Crows Ash, Flindersia australis
My childhood was spent on a farm near Bowenville on the Darling Downs.
Each week, for months before the annual fancy dress ball, all the children at the Bowenville State School were lined up and marched over the road to the hall, for our dancing lesson. Like many such country halls, it was the heart of the community.
It was built somewhere around 1929, as a memorial to the rather too many young men of the district who had lost their lives on the other side of the world, in the "War to End all Wars". Ever since then the hall had been the venue for dances, CWA meetings, and entertainments such as touring pantomime troupes. I learned important life skills (like how important it was not to bite my fingernails, if I wanted to be mistaken for a lady) at the weekly Brownies' meetings in that hall.
Even as children, we were aware that the dance floor within that somewhat ordinary exterior was special. Woe betide the careless child who carried a bottle of what was my favourite tipple at the time – bright red, fizzy, Cherry Cheer – onto that floor. Much worse betode the child who actually spilled some!
A pastime much indulged in by the local small boys was to run and slide along on the floor. It was great fun because the floor was always beautifully polished with “Pops”, the granulated wax which was scattered before each dance and distributed by the dancers’ feet. A Pops-polished floor is a very slippery thing, and a well- executed slide could take you the full length of the hall.
They were never able to do it as much as they wanted. The adults disapproved of the activity because sliding small boys travelled with considerable velocity, and could create unappreciated havoc among the dancers.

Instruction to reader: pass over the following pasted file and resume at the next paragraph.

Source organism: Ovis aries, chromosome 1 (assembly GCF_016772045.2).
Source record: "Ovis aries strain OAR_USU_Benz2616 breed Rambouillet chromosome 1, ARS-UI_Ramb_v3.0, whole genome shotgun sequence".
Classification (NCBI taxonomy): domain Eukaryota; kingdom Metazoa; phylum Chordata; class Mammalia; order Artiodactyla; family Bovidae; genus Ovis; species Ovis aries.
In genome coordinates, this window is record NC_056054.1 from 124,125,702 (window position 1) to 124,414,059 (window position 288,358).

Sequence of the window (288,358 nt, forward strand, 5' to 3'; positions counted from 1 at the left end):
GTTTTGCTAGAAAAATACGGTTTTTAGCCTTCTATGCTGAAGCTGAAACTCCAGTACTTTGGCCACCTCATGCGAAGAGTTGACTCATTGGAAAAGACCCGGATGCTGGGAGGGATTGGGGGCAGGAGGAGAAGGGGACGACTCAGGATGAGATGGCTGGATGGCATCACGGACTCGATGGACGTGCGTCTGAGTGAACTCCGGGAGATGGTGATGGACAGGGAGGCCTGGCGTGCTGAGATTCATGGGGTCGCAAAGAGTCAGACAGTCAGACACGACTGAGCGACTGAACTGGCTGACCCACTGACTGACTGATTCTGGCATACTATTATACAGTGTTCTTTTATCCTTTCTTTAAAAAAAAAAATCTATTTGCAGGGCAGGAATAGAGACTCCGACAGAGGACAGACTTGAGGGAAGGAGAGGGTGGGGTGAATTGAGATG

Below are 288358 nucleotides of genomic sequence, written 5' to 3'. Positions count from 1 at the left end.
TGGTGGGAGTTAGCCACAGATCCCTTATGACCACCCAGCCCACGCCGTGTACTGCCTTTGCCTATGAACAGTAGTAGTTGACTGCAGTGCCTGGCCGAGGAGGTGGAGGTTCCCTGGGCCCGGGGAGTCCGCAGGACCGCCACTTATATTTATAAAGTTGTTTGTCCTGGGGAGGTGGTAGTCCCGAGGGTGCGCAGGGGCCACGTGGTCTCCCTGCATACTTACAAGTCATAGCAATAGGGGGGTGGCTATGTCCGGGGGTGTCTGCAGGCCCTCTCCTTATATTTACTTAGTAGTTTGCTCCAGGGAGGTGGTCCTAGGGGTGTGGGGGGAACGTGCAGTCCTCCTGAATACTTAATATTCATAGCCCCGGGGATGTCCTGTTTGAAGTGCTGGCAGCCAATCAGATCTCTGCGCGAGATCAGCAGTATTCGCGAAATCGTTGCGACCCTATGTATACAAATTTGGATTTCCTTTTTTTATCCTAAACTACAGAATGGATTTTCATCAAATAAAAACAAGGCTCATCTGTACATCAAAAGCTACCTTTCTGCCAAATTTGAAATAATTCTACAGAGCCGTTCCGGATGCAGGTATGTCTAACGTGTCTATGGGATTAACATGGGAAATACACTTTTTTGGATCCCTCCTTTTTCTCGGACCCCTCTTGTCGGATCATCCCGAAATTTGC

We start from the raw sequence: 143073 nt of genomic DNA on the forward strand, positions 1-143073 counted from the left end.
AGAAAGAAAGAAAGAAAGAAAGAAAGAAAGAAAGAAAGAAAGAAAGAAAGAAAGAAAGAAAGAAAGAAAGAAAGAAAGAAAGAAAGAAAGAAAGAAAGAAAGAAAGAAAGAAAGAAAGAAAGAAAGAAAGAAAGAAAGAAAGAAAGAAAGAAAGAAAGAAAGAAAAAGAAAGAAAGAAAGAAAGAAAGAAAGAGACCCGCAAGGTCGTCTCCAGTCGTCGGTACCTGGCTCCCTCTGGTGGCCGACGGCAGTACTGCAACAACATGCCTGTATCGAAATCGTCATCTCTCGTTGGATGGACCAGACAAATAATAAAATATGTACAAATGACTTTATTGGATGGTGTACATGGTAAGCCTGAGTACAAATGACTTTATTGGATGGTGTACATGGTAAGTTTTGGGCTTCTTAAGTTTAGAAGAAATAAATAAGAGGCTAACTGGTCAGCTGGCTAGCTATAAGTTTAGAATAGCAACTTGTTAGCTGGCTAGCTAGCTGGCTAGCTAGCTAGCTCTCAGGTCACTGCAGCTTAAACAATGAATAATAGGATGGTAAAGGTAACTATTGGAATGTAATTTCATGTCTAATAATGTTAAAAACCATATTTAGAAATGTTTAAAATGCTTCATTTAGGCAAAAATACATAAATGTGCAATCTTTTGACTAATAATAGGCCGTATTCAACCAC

We Brownies, of course, were too ladylike to do any such thing.
Except, surreptitiously, when we thought the grown-ups weren't looking.
So I was delighted to discover, when I attended an event* there this morning, that the hall still hums with life at the regular Saturday night dances, and a hall committee cares for the precious floor just as well as ever. A list of rules is posted by the door, and it includes the instruction not to spill anything on it. Should you sin, you must clean it up with a dry mop, (NEVER a wet one) and inform a member of the hall committee as soon as possible. The committee, meanwhile, sands the floor annually, and polishes it regularly with Pops and a polishing machine. Spreading Pops during dances is frowned upon, apparently, in this safety-conscious era, but the regular polishing regime is still adding to the 84 years' worth of granules which has accumulated in the little gaps between the boards.
No rubbishy modern plastic varnish, for these well-loved floorboards!
The floor is made of Crows Ash timber, as are all the dance floors in all the ordinary-looking halls in all the tiny towns on the Darling Downs. This hard, strong and durable native timber is naturally oily and so well suited for dancing (and sliding) that it could have been specially created for the purpose.
For more about the Crows Ash tree, one of Australia’s loveliest native plants, enter the term Flindersia australis into the search box at the top left of the screen.
* The event was the launch of “In Stockmen’s footsteps”, the latest book by Jane Grieve, one of Bowenville’s favourite daughters. It tells the story of her life, from a childhood on a Bowenville farm to her involvement in the creation of Longreach’s Stockman’s Hall of Fame. It’s an enjoyable read, and available from any good bookstore near you.